Hip Injection

Hip Injection

Hip Injection


The hip joint is a ball-and-socket type of joint formed by the pelvis (acetabulum) and thigh bone (femur). Painful hip can be caused by various medical conditions such as osteoarthritis, trauma, and congenital abnormalities etc. The hip joint lies deep in the body covered by muscles and can radiate pain to the groin, thigh, and buttock. A hip joint injection is a precision injection which delivers medication directly into the hip joint under x-ray guidance.


Hip joint injection can be helpful in two ways. Sometimes, the source of pain is not clear. In this situation, the orthopedic surgeon or physician may refer the patient for a diagnostic hip injection to identify the source. In some instances the physician or orthopedist may definitely suspect that the hip joint is causing the pain. Then the patient is referred for a therapeutic hip joint injection to help alleviate the pain.

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Hip Injection
The procedure

All injection treatments need to be performed by trained physicians under fluoroscopic or x-ray guidance. Continuous fluoroscopy allows the physician to place the medicine precisely into the epidural space near the source of pain.

Anesthetic medications are usually not necessary during the procedure. Intravenous medications may be given if needed to help the patient relax during the procedure. However, the patient is awake throughout as it is important for the doctor to communicate with patient.

The patient needs to stay in the hospital for 1 to 2 hours even though the procedure is only for 20 to 30 minutes.

An IV access is taken immediately prior to the procedure. The patient is positioned on the exam table on a side with the painful hip up. After this, the physician or nurse cleans the skin with iodine or alcohol. Patient should not move after this as it will make the procedure safer, faster, and more comfortable for the patient if holding still. After cleaning, the hip is covered with a sterile drape. Then the physician will view the bones in the spine using the fluoroscope and properly locate the site for the injection. The physician then uses numbing medicine to anesthetize the skin over the hip. This may sting momentarily. After the anesthesia takes effect, a small needle will be directed into the hip joint. When the needle is in proper position a small amount of iodine based dye is injected. Visualization of the dye confirms the correct positioning of the injection. When the cortisone is injected, the patient may feel a bit of pressure or discomfort. This is normal response. There may be minor discomfort with the procedure, but most patients tolerate it well.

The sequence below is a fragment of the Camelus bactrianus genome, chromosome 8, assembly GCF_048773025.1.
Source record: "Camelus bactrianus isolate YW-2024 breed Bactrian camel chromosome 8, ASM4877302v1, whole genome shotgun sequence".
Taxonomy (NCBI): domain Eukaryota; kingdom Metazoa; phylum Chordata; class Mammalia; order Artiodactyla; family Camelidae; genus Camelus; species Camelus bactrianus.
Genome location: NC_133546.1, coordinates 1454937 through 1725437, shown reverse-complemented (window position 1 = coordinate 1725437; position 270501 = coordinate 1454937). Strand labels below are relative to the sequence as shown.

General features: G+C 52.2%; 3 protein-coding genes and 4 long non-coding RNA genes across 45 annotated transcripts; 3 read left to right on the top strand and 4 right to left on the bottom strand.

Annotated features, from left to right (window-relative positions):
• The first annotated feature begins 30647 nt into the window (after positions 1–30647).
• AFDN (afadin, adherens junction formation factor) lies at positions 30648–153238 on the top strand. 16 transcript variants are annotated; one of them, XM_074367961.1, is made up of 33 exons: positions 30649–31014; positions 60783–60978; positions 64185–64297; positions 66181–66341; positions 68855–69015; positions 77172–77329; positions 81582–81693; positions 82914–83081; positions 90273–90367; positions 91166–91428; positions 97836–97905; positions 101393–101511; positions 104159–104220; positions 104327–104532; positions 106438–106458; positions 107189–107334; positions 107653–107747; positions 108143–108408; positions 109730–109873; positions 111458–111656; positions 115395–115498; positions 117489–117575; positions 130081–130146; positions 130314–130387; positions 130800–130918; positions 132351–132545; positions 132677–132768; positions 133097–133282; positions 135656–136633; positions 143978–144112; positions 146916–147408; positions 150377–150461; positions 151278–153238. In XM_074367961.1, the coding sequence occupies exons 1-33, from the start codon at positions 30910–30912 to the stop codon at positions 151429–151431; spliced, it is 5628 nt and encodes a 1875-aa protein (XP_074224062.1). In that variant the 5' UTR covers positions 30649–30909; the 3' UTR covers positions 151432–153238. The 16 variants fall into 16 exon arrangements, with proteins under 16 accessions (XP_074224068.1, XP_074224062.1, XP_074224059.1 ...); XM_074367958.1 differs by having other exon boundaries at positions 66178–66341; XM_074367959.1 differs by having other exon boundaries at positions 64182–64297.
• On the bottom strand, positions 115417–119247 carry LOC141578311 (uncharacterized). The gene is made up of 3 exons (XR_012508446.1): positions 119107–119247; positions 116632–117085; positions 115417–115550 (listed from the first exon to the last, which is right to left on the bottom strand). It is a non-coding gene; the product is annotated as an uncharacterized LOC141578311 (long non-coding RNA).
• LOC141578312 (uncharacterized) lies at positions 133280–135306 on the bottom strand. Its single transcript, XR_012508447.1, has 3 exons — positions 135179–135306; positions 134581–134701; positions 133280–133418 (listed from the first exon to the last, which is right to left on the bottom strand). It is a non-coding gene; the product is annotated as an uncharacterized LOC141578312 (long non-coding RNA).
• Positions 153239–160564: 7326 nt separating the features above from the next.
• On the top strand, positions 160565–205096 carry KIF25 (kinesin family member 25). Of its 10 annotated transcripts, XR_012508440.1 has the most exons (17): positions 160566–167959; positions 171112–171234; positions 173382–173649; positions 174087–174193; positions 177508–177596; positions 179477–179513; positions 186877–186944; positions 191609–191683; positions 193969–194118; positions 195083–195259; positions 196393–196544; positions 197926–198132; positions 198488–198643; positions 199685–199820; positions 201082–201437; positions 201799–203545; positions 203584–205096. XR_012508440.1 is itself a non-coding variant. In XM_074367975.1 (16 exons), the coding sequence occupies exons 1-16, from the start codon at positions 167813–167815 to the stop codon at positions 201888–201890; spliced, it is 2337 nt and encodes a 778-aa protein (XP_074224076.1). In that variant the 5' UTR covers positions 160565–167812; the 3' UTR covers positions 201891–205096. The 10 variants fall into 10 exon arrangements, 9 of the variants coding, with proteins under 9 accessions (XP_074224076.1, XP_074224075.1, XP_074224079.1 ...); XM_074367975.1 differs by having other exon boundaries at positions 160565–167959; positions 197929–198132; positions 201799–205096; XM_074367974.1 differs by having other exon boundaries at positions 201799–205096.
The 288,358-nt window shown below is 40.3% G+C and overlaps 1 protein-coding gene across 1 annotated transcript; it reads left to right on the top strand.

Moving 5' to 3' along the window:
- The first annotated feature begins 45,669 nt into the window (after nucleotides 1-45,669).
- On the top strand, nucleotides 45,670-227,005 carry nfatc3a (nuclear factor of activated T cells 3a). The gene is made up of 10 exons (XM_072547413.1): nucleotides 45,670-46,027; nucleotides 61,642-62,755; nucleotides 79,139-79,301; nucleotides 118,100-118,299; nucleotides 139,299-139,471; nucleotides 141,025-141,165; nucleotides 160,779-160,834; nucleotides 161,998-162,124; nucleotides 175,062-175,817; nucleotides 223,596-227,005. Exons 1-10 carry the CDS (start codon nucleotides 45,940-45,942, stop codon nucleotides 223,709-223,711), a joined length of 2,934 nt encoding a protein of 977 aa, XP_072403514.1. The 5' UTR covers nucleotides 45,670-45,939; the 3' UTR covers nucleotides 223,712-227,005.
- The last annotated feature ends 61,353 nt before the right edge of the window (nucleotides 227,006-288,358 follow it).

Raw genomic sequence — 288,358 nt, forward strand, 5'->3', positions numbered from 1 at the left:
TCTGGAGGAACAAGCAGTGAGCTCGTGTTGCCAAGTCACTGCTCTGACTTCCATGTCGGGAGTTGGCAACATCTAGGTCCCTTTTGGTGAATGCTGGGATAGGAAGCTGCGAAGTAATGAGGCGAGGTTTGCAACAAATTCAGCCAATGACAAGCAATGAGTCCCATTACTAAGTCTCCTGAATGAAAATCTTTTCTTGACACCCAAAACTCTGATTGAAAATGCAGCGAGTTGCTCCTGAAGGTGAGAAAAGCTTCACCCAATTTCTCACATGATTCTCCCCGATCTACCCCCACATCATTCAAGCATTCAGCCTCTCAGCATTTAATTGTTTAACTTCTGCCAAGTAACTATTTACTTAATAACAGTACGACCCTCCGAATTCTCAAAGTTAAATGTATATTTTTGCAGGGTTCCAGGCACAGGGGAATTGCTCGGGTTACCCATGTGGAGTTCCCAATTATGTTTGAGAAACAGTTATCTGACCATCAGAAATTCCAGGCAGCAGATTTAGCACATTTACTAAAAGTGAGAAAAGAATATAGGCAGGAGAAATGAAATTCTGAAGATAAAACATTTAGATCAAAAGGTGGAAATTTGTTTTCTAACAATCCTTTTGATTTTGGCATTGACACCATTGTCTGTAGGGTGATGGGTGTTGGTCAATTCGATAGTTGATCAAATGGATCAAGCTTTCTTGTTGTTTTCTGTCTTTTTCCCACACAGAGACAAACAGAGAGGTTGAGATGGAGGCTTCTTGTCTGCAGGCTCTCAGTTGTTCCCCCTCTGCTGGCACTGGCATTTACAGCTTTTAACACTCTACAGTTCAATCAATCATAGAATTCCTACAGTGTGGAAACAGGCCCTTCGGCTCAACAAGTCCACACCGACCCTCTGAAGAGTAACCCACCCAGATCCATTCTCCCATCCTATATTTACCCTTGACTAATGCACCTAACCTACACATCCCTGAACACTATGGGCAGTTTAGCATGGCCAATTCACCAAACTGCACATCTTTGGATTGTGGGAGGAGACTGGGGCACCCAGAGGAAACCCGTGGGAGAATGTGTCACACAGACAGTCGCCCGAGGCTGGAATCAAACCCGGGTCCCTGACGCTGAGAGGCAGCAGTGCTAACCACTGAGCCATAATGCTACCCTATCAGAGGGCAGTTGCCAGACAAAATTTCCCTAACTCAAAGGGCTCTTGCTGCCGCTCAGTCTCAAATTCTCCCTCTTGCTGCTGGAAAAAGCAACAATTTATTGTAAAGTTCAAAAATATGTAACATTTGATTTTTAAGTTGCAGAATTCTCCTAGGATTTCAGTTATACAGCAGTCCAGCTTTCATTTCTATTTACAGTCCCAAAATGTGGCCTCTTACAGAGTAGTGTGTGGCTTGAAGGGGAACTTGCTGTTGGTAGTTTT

Pre- and post- treatment care

A recent spine MRI is required to be present with the patient. Patient should not eat or drink anything for 8 hours prior to the procedure. Water is fine up to 2 hours before the procedure. The routine medications for blood pressure should be taken on time before the procedure if any. Stop aspirin, anticoagulants such as warfarin and all anti-inflammatory medications7 days before the procedure. The patient will need an INR (blood coagulation test) one day prior to the procedure. If not normal the procedure needs to be cancelled. Oral diabetes medication should be avoided on the morning of the procedure. If you are taking insulin injection, inject only HALF of the usual scheduled dose the morning of the procedure.

All the routine medicines and supplements can be re-started after the procedure on the same day. Regular pain medicine should be taken as needed before/after the procedure.

If the patient is on antibiotics, the treatment should be postponed until the course of medicine is finished. The procedure is not performed if the patient is having any active infection or fever. In case of woman of childbearing age and if she knows or suspects to be pregnant, the procedure is not performed. If the patient is a known case of allergy such as rash, anaphylaxis to iodinated contrast agents, it should be informed to the doctor.

The patient needs to stay in the hospital for 1 to 2 hours even though the procedure is only for 20 to 30 minutes. The patient should not drive after the procedure. Plan to be off work for the day of the procedure. The patient can return to the current level of activities on the next day, including return to work.

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